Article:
Why do Catholics celebrate the feast of the Immaculate Conception? What does it mean and how is it related to Mercy? Why did Pope Francis choose the feast of the Immaculate Conception to begin the Jubilee? Is Mercy mere forgiveness or is it much more?
ZENIT asked these and other questions to Cardinal Mauro Piacenza, Major Penitentiary of the Apostolic Penitentiary.
ZENIT: Your Eminence, the Extraordinary Jubilee Year, proclaimed by Pope Francis, begins with the Solemnity of the Immaculate Conception of the Blessed Virgin Mary. Can you explain in what this feast consists and how it developed?
Cardinal Piacenza: In every Marian celebration, the Church always turns to contemplate the roots of Her life itself and Her irreducible vocation to be the Bride of Her Lord, Mother of the redeemed and Mystical Body, living Presence of Christ in the world. The great truth of the Immaculate
ZENIT: And what can the Immaculate still say to Western man “sated and desperate,” wedged between the pretension of emancipation, of seeing every wish of his transformed into a right, and the absence of an ultimate meaning for his life?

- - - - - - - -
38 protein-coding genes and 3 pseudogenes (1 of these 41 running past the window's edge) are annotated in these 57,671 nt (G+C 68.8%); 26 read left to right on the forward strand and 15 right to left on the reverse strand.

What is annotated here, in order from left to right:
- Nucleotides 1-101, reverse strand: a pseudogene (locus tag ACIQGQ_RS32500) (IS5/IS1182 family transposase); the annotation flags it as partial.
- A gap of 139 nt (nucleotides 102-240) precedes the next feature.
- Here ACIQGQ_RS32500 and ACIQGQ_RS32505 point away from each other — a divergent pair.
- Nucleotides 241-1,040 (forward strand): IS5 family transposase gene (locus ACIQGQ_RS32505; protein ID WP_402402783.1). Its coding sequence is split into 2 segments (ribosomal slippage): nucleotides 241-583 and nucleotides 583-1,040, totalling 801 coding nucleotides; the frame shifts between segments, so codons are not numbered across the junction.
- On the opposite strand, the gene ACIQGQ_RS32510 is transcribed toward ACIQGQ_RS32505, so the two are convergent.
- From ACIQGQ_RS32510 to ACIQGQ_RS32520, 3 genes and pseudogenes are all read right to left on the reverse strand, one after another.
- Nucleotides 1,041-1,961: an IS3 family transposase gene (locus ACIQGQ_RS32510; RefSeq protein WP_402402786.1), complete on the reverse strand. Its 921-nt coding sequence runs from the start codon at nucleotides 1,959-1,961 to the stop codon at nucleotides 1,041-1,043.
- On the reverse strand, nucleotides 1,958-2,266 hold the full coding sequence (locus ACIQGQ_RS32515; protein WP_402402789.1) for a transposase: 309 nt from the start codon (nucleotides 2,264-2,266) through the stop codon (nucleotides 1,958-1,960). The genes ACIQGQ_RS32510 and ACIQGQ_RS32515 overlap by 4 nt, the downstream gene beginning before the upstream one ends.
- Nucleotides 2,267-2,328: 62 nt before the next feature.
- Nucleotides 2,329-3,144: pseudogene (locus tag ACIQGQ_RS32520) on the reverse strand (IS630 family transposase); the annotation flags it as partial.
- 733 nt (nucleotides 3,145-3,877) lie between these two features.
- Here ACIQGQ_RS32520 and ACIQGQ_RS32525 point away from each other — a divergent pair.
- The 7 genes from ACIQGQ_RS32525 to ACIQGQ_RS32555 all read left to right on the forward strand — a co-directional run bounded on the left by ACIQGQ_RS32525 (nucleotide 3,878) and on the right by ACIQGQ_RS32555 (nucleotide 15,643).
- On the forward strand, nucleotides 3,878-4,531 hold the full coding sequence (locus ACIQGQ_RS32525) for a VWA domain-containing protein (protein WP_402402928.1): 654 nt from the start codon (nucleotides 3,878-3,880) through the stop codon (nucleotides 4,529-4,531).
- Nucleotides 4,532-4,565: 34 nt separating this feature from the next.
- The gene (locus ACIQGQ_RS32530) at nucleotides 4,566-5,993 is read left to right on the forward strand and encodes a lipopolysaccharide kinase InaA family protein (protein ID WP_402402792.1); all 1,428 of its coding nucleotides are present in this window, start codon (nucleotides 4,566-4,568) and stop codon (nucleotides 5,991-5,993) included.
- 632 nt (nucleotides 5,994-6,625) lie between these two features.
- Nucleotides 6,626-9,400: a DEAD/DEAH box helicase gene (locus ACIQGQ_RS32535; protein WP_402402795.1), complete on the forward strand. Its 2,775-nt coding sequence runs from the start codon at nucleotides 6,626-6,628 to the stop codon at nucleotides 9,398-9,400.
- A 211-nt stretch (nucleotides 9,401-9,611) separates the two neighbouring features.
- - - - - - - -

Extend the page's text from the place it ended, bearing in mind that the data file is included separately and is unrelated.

Cardinal Piacenza: Perhaps man is only more desperate, given that the economic crisis has also made the securities of a few years ago fail! You used an interesting word: “emancipation.” The only possible emancipation for man cannot be from truth, but from sin. Emancipation from truth, from the truth of Christ, God made man, and from his own created human nature and from the moral law inscribed in his heart, emancipation from that intelligent and humble obedience, which truth always requires, cannot but lead man to an ultimate solitude, in which he becomes incapable of seeing God, of communicating with brothers and of hearing that which the “great sign” of reality suggests incessantly. Sin is always a “practical denial” of truth. To be emancipated from it enables man to open himself to the great horizon of God, to enter into a true dialogue with every other man, and into that extraordinary “friendship” with Creation, which we see in so many Saints, as the great Saint Francis of Assisi, and that Pope Francis wished to recall in the Encyclical “Laudato Si’.” However, there is no other emancipation from sin, no other “salvation,” which is not in Christ. The Immaculate is She who is full of grace because She was “pre-redeemed,” namely, redeemed by Christ, not only before any other creature, but at the very root of Her being. Mary Most Holy is integrally human, in Her the fullness of humanity flowers. As opposed to us men, She is not “restrained” by original sin in what constitutes the only, true appropriate purpose of human nature: the intelligent and free relation with the truth of God and with His love.